Do you hate the thought of being stuck in an office, sitting in front of the computer all day long? Are you good with DIY and hope to take your skills further than your own living room? Why not consider a career as an electrician and enrol on our wide range of electrical courses? The work’s challenging and jobs are plenty. Or, if you’re already a qualified electrician and hoping to improve your skills, then check out some of our more specialised courses.
Want to be an electrician?
If you’re serious about a career as an electrician, you have to spend at least three years learning the trade, working in the trade and building contacts along the way. Because the job is so well paid, employers receive a lot of applications and in order to make your application stand out, you’ll have be dedicated at improving your skills to become a top electrician. You’ve got to roll up your sleeves and learn the tricks of the trade. Check out some of our electrical courses that are awarded by the City & Guilds.
What do you learn?
You’ll learn about electrical theory, circuitry, mathematics, wiring and motor controls. If you’re keen to further develop specialist skills, you may choose to focus on a particular division of electrical services such as solar power and refrigeration. You’ll be equipped with skills to install, test, maintain electrical wiring and equipment, and fix appliances and apparatus for different types of businesses and properties.
Consider an apprenticeship
Electrical apprenticeships are a popular choice among younger students and involve on the job and off the job education, training and workplace experience. An apprenticeship usually lasts for four years, and you’ll be required to attend trade school whilst continuing to build on the job experience on days when you’re not studying.
Many people find it more practical studying for electrical courses in their own time, and in this instance, our distance learning and online electrical courses are perfect to serve those needs. They allow you to study in your own time and at home to become practising electricians.
Put a spark on your CV
A qualified electrician can expect to earn about £18,000 a year as a starting salary. To become a fully qualified electrician, Electrotechnical NVQs Levels 2-3 are necessary. This is a work based assessment, and therefore, there are no written examinations. Of course, there are other professional qualifications that can get your started.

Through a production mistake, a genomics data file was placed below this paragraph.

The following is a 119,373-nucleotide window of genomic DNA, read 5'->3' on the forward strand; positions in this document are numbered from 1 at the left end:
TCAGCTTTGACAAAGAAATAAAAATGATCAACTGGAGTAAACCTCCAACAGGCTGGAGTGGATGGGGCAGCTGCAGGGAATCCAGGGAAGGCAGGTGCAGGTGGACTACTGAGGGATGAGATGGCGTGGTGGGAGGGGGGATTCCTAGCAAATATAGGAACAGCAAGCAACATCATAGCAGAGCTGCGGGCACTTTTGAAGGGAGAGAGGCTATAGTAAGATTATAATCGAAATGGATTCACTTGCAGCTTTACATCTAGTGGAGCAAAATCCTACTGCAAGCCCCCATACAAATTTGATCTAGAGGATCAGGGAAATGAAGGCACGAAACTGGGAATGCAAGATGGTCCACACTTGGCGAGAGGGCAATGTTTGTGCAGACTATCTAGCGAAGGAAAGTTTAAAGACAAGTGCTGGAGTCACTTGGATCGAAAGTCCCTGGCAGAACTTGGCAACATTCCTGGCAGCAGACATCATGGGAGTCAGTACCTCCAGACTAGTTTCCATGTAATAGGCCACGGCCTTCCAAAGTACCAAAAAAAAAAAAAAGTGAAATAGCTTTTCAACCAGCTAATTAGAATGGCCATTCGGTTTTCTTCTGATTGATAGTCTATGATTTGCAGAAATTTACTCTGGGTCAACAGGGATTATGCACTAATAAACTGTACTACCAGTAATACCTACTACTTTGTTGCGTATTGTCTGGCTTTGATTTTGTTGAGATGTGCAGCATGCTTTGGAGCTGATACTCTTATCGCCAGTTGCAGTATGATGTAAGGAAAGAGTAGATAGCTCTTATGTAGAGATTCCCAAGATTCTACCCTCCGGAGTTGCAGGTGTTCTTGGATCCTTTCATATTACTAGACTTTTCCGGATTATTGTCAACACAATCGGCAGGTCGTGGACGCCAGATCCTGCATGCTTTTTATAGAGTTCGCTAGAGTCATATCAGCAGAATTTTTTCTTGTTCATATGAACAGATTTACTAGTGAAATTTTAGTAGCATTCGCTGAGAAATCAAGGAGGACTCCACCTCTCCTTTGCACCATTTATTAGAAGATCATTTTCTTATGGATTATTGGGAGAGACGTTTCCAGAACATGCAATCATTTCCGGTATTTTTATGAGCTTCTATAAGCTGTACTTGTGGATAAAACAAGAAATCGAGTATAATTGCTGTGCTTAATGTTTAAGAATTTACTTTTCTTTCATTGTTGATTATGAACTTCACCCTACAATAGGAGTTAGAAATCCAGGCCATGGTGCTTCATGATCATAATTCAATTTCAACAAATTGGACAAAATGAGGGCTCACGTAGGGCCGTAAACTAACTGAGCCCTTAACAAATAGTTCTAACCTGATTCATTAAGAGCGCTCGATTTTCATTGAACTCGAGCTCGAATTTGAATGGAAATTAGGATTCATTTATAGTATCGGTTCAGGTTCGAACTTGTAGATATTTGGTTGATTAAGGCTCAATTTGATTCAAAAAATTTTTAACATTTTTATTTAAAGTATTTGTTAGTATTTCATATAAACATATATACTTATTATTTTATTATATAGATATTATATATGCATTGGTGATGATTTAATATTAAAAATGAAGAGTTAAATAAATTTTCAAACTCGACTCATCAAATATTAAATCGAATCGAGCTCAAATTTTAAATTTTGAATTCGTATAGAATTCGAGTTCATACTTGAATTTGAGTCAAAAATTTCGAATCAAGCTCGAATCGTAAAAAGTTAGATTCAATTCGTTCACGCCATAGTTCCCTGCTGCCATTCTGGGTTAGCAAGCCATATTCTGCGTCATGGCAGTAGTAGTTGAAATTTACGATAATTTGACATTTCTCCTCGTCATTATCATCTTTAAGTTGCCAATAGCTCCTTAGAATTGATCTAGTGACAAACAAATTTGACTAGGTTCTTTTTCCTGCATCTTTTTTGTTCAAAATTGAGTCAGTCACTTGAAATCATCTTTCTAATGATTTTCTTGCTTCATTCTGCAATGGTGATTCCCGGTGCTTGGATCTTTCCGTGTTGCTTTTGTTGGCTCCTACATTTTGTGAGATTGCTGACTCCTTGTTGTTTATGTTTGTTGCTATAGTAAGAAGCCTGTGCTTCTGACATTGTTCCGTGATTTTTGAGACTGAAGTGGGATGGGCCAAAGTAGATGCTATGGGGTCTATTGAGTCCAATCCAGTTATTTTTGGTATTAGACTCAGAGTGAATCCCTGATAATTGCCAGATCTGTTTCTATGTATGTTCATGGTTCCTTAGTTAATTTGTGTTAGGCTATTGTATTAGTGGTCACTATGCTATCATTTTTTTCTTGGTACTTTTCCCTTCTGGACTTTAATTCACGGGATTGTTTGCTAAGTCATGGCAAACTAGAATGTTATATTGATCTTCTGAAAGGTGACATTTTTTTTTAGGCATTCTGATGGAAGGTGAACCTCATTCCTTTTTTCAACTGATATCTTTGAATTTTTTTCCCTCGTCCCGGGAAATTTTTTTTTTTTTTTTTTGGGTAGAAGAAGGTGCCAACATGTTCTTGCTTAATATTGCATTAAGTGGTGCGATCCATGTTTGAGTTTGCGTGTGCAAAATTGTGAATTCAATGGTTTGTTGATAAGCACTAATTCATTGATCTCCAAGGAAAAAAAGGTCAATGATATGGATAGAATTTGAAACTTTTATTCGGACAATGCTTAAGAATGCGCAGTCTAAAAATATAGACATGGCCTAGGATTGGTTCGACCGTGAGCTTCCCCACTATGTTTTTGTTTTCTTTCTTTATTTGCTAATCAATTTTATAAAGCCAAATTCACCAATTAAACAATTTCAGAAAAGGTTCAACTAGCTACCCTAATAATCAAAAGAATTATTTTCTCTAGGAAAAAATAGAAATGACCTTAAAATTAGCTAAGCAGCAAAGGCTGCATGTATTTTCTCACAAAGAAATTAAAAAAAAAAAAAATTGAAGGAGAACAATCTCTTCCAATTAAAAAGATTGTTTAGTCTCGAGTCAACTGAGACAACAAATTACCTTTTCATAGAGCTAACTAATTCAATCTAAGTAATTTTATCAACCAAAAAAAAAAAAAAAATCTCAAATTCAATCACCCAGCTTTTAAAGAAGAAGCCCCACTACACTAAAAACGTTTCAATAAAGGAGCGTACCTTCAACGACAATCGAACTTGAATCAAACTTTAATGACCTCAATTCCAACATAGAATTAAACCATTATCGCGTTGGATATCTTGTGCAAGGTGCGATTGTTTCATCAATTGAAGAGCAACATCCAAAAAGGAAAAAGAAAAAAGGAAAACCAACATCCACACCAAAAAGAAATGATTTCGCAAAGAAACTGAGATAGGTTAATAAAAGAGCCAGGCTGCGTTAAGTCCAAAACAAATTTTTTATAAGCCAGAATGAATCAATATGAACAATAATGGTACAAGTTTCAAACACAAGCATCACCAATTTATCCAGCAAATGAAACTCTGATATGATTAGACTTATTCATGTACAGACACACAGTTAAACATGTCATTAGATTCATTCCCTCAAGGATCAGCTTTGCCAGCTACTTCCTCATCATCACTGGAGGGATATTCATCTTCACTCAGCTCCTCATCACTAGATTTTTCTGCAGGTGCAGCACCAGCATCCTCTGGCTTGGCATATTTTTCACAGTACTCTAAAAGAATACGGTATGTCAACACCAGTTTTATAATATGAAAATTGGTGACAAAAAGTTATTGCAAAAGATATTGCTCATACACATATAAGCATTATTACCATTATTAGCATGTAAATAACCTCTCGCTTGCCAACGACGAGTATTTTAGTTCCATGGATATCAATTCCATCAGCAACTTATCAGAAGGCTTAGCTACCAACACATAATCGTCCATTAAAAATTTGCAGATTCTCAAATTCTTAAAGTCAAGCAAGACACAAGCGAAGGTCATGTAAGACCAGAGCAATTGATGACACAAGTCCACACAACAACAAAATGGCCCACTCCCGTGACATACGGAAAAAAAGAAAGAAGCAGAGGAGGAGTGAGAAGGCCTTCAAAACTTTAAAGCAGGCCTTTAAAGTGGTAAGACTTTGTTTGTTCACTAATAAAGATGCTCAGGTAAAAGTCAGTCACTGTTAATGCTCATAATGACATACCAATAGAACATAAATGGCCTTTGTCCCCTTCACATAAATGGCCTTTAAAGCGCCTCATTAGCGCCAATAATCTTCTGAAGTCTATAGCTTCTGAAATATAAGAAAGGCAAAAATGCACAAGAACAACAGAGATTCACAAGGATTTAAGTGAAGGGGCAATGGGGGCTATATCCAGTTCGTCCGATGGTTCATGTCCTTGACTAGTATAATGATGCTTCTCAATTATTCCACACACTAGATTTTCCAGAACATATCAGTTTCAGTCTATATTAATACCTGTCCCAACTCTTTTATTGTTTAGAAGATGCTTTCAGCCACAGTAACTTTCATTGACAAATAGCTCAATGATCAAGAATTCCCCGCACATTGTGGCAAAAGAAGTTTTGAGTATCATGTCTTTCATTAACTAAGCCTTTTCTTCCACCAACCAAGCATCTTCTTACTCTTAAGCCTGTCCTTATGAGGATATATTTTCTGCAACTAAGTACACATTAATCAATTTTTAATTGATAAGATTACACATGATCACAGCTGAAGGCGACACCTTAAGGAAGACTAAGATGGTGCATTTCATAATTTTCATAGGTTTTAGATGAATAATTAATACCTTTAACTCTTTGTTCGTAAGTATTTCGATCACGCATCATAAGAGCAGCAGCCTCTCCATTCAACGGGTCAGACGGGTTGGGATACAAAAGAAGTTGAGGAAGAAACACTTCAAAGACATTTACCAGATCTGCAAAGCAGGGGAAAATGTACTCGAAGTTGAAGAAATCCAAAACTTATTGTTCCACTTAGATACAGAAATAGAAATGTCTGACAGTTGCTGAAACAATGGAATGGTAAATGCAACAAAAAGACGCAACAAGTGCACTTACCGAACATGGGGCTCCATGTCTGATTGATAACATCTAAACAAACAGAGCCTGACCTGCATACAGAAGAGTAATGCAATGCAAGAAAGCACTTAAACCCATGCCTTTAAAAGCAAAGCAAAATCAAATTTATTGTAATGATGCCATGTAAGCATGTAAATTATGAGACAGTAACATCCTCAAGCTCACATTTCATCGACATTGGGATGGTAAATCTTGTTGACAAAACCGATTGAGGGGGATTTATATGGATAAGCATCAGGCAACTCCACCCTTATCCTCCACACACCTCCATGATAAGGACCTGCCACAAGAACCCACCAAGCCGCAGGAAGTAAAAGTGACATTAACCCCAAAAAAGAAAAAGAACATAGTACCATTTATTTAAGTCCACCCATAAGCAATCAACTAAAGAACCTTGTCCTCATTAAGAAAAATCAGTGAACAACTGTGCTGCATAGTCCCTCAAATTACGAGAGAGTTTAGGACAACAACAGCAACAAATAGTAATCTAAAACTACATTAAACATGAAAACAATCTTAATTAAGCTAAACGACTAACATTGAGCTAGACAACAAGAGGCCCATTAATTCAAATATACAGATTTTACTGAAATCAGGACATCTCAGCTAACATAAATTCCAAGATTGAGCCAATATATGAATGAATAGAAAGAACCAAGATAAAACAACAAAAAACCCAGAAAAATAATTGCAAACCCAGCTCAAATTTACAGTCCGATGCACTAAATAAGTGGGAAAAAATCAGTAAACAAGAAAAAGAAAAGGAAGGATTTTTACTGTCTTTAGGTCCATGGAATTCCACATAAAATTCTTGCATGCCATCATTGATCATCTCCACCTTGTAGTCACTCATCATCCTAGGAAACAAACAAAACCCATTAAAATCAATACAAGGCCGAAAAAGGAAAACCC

It’s possible to take specific qualifications if you hope to get into a specialised area of the profession. From domestic and commercial to industrial work, you’ll find a wide range of roles available too. These include jobs as electrical supervisor, electrical engineer or foreman. If you’re ambitious, you can apply to become a master electrician, the highest and most lucrative level of electrical engineer.
Did you know?
· Electricity travels at the speed of light more than 186,000 miles per second.
· If you had a light bulb on the moon connected to a switch in your bedroom, it would take only 1.26 seconds for that bulb to light up, 238,857 miles away.
· A spark of static electricity can measure up to 3,000 volts.
· Thomas Edison didn’t invent the first light bulb but he did invent one that stayed lit for more than a few seconds. He invented more than 2,000 new products, including almost everything needed for us to use electricity in our homes; switches, fuses, sockets and meters.
· The first power plant owned by Thomas Edison opened in New York City in 1882.
When Christmas lights were first invented, they were so expensive that it was more common for families to rent them than to own them. In the early 1900s, an electrically lighted Christmas tree was a symbol of high status.
Next start: 11th Dec 2014
Next start: You choose
Next start: You choose
Builders’ merchants or DIY store workers sell building and do-it-yourself products to the building trade and the general public. They sell construction materials including tiles, bricks, sand and cement, timber, painting and decorating materials, electrical and plumbing supplies, hand and power tools, gardening equipment, ironmongery, kitchen and bathroom units and associated products. Workers offer information on products; direct customers around the store, warehouse or yard; deal with payments; organise deliveries; and advise on the suitability of materials for a particular job. They move...more
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